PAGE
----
UK sheep industry: An introduction to its pastoral systems and approach to marketing and breeding

Chris Lloyd

The UK Sheep Industry has 16 million breeding ewes and is focused on sheep meat production making it the largest producer in Europe.

The breeding flock is made of some 75 different breeds and recognised crosses which have developed historically to suit the varied climate and terrain of mountains, hills and lowlands which are a feature of the UK. This variety in land type and quality also contributed to a stratified breeding structure. The hardy hill ewe is crossed with a prolific longwool ram from the hills, to produce an F1 cross bred ewe which is sold to a lowland producer for focused on lamb production. This cross breeding linked farms from the mountains to the more productive lowlands exploiting the beneficial production characteristics of the local breeds and hybrid vigour. This has system has created an inter dependant relationship which has also seen a share of the economic wealth which can be generated from the more productive lowlands with their closer links to the food chain. The system is predominantly based on grass fed lamb production systems which produces a range of lamb weights enabling the UK to seek export opportunities in northern and southern Europe.

This stratified system has come under more pressure to change in recent years with an influx of other European breeds in the 1980's and 1990's. Producers have sought to utilise the best of each of these breeds as they adapt to the latest CAP reforms thus creating more variety in the breeding systems now found in the UK.

With the greater focus on market signals to generate economic returns following the CAP reform, a knowledge transfer programme was established in 2003 called the Better Returns Programme. This was run by EBLEX, the English producer levy board, to focus on training programmes and KT on the issues of better breeding, better lamb selection and better market understanding. In the years 2004 /05 it held over 300 producer events on farms, in abattoirs and livestock markets which were attended by over 12,000 producers. Some of the lessons learnt will be explained in the paper delivered to the conference.

Pastoralism in the Pamirs. Regional contexts, political boundaries and market integration

Hermann Kreutzmann

The Pamir Mountains are a classical region where combined mountain agriculture and nomadism are the primary pastoral strategies for the utilization of natural resources. Similar ecological frame conditions at the upper level of vegetation cover can be observed. In contrast to the rather homogeneous appearance of this aspect of ecology survival conditions and pastoral strategies significantly differ when time scale and political systems are concerned. The aim of my contribution is to set present-day pastoral strategies in perspective over time and space. The latter addresses developments across the borders where countries such as Afghanistan, Pakistan, Tajikistan, the Peoples Republic of China offer a varied spectrum of legislation, infrastructure development and regional planning. The territories are separated since the late 19th century by international boundaries conceived as the result of an imperial "great game" about spheres of influence. Emphasis is put on the developments in the framework of animal husbandry and its linkages with subsistence and market relations. Evidence is presented for the adaptation to changed socio-political frame conditions which has affected the livelihood strategies of nomads and mountain farmers alike. Recent fieldwork in the Wakhan region of Afghanistan and Tajikistan reveals different coping strategies as well as similarities in survival strategies.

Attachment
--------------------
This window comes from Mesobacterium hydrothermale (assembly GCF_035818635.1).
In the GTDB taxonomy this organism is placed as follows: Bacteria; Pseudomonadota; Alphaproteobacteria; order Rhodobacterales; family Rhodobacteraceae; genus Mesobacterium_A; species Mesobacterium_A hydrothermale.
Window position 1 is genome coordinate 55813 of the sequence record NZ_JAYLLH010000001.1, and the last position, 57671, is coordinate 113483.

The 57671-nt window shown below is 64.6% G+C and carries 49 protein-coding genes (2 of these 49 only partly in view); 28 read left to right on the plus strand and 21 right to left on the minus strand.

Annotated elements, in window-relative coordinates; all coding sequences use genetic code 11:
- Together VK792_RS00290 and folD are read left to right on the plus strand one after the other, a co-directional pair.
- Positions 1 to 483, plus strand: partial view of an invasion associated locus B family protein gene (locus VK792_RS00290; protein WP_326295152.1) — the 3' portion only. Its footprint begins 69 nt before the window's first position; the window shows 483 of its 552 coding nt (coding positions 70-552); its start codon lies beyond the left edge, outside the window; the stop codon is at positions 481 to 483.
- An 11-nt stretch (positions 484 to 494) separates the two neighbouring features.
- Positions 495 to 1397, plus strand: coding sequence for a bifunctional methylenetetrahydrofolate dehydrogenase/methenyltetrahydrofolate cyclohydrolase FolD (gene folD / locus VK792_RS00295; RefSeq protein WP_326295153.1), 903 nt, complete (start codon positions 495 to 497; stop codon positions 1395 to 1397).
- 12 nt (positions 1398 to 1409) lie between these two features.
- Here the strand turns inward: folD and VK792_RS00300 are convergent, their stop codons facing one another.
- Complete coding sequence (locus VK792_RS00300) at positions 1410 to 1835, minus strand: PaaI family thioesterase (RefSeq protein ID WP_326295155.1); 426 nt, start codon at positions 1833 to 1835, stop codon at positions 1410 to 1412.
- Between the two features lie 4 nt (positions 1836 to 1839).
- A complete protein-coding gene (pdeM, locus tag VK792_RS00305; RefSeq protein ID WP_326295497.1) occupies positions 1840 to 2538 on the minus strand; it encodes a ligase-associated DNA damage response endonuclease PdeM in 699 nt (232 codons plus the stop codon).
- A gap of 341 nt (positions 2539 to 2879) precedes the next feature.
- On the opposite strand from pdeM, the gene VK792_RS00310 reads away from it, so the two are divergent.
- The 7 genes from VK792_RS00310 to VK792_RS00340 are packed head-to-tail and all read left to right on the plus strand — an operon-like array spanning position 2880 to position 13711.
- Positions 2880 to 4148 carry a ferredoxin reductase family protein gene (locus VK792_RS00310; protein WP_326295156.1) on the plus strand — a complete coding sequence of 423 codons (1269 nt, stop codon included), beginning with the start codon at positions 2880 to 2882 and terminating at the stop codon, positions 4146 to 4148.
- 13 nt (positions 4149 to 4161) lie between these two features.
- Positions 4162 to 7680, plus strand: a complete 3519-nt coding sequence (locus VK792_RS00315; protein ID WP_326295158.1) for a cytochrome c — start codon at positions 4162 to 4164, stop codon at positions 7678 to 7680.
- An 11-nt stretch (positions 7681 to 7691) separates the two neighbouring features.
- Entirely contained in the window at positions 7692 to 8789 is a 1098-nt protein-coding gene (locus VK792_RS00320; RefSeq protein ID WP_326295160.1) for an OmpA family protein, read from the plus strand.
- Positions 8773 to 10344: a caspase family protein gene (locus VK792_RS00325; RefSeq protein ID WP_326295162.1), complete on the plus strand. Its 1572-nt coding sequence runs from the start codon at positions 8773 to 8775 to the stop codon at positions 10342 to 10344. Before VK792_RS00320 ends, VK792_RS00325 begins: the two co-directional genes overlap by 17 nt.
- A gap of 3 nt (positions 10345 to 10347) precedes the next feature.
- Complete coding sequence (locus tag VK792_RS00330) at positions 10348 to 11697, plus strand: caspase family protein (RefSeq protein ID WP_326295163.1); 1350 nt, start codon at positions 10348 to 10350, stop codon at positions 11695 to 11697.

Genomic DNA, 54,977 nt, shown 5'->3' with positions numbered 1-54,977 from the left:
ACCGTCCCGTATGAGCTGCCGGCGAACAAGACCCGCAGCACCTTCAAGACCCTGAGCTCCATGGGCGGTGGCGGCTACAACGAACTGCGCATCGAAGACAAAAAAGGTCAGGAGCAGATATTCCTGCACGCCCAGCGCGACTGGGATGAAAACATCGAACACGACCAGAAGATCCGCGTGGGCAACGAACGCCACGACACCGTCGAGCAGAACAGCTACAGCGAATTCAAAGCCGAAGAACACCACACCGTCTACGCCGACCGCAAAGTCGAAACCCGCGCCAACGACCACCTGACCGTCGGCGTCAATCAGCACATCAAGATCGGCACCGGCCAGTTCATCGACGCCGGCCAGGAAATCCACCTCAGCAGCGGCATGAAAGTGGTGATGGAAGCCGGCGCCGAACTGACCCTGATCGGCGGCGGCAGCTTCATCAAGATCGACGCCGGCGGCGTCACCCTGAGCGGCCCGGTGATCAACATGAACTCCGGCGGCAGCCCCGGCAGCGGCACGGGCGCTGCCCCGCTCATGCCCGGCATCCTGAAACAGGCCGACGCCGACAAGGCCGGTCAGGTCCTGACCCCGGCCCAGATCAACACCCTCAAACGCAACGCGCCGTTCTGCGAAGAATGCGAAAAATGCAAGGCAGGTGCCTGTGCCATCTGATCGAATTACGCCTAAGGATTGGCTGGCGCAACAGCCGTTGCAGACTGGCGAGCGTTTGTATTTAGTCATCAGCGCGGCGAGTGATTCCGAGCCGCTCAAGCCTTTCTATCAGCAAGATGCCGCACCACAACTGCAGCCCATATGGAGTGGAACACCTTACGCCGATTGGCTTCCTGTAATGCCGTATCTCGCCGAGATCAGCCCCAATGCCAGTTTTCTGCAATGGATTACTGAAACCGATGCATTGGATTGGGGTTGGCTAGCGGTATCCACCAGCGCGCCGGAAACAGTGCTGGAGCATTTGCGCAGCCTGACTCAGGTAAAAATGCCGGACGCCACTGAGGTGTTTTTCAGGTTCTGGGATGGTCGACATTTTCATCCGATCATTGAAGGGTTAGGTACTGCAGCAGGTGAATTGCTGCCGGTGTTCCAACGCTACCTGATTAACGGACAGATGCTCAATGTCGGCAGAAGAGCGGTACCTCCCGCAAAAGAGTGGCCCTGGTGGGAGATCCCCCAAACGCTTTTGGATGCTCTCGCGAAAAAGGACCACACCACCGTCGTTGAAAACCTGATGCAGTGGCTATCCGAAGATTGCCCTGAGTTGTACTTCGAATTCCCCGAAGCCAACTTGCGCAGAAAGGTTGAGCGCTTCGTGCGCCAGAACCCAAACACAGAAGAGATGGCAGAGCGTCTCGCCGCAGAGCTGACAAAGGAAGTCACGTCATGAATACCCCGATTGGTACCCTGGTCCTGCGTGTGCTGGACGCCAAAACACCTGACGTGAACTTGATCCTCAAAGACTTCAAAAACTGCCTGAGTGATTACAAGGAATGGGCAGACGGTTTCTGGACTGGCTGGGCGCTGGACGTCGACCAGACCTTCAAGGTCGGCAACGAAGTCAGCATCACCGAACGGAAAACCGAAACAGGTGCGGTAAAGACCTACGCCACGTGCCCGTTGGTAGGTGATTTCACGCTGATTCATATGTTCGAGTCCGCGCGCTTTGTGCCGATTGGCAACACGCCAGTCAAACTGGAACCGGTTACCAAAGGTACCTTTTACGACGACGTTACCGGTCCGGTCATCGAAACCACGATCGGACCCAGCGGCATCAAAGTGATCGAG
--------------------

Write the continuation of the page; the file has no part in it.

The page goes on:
Integration of Central Asian Pastoralists into World Cashmere Markets: Opportunities for Improving Livelihoods and Adding Value

Carol Kerven

Pastoral peoples in the rangelands of former Soviet Central Asia have become more directly linked to world markets for livestock products. Pastoralists were formerly employed on state collective farms within centralised economies in which livestock products were collected and distributed though state channels. Privatised pastoralists are now able to choose what and how to sell to commercial markets. Cashmere from native goats has recently become a traded commodity within the Central Asian countries of Kazakhstan, Kyrgyzstan, Tajikistan, Uzbekistan and Turkmenistan. Cashmere is a high-value luxury good and the raw material is being actively sought in these countries by merchants from China and other countries. Sales from cashmere are making a significant contribution to the incomes of poorer pastoralists in some regions. There is potential to increase the value of cashmere to the pastoralists, by providing market information and training, which will increase the prices they receive. Results from a three-year project on market improvement for cashmere in Kazakhstan are presented.